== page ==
Multicultural Women Benefit from Male Support in the Workplace

Kathy Gurchiek By Kathy Gurchiek July 19, 2017
Multicultural Women Benefit from Male Support in the Workplace

Having male allies in leadership positions at work makes a sizable impact on the career advancement of multicultural women, according to a report from the Working Mother Research Institute. A higher percentage of multicultural women with male allies received a promotion, a pay increase or a new assignment in the last 24 months than those who didn't have male allies, according to the findings.

It's up to HR to work with men to make them aware of how they can champion multicultural women and to help multicultural women understand their responsibilities in seeking workplace allies, said Subha V. Barry. Barry is senior vice president and managing director for Working Mother Media in New York City.

Working Mother Media released the report, The Status of Men as Allies for Multicultural Women, in May. Findings are based on a survey conducted in November and December 2016 with 1,181 black, Asian-American and Latina women and 753 were white women and men of all races. Among the men, 255 were in middle-management level positions. All respondents were college educated.

The report was commissioned for the 15th anniversary of the institute's recognition of the Best Companies for Multicultural Women. Respondents were employed full time in salaried fields other than education, retail and health care. The survey findings show the impact male allies can have on a multicultural woman's career advancement. In the 24 months before the survey was conducted, multicultural women with male allies were more likely than those without male allies to have:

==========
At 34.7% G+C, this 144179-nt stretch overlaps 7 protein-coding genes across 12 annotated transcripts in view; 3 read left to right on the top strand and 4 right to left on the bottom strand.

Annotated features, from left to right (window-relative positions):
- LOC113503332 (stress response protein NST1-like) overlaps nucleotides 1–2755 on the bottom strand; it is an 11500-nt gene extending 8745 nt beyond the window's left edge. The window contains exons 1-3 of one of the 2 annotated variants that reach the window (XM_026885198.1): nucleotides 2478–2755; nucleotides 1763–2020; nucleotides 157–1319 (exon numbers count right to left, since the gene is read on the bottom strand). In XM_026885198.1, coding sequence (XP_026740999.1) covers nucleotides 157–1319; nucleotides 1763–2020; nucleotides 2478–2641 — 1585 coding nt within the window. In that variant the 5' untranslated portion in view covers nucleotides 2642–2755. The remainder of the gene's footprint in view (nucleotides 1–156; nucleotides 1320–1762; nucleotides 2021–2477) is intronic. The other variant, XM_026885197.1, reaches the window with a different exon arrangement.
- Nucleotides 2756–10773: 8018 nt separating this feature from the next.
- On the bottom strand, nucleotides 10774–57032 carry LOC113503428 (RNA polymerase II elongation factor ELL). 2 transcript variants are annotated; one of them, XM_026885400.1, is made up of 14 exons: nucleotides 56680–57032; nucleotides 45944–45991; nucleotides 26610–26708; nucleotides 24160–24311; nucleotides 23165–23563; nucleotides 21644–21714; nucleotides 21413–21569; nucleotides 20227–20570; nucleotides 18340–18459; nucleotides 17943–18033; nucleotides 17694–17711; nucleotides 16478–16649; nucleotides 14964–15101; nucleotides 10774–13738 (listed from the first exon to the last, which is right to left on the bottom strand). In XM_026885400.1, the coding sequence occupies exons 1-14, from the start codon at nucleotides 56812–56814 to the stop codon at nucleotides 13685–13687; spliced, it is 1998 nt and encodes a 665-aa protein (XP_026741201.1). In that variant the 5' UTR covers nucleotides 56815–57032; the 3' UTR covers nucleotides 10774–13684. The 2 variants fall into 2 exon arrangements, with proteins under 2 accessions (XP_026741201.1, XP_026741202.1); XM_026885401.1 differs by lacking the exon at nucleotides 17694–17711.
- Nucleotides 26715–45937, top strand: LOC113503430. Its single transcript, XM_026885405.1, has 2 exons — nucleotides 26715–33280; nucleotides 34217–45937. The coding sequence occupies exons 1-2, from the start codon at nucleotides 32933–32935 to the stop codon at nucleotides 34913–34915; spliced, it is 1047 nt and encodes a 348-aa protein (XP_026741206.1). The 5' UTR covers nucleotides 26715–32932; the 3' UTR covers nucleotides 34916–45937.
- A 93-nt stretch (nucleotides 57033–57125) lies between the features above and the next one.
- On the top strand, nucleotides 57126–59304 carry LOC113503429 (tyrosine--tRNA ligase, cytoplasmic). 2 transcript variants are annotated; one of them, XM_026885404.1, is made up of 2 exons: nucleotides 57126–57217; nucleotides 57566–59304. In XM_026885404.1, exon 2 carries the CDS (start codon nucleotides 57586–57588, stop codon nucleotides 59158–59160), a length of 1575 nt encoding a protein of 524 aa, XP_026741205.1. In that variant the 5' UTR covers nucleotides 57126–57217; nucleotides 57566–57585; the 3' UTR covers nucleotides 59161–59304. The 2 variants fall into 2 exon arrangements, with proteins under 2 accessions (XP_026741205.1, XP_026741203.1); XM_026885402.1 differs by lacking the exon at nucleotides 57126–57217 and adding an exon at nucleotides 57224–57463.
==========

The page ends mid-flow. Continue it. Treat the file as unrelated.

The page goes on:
• Received a new or challenging assignment (74 percent versus 41 percent).
  • Received a pay increase (72 percent versus 55 percent).
  • Received performance feedback (67 percent versus 42 percent).
  • Had a career discussion with their manager (63 percent versus 43 percent).
  • Received an award, bonus or other special recognition (58 percent versus 38 percent).
  • Participated in a leadership development program (43 percent versus 14 percent).
  • Received a promotion (42 percent versus 20 percent).
  • Attended a roundtable with senior executives (35 percent versus 15 percent).

Men as Workplace Allies

"When men serve as allies for multicultural women, powerful things happen," Working Mother magazine editor-in-chief Meredith Bodgas said in a news release. "The survey shows that the women who felt men in leadership care about their advancement correlated not just with feelings of satisfaction but also with tangible career progress for women of color."

More than three-fourths of the men surveyed—executives, middle and front-line managers, and nonmanagers—said they were comfortable being an ally for multicultural women.

So what action can men take?

Being a sponsor or mentor would help, according to nearly three-fourths of the multicultural women surveyed. However, white men—who make up 75 percent of executives in S&P 500 companies—are most likely to mentor or sponsor other white men, the report found. Multicultural women were overwhelmingly mentored or sponsored by other women. Among men who served as mentors, only 19 percent did so for multicultural women.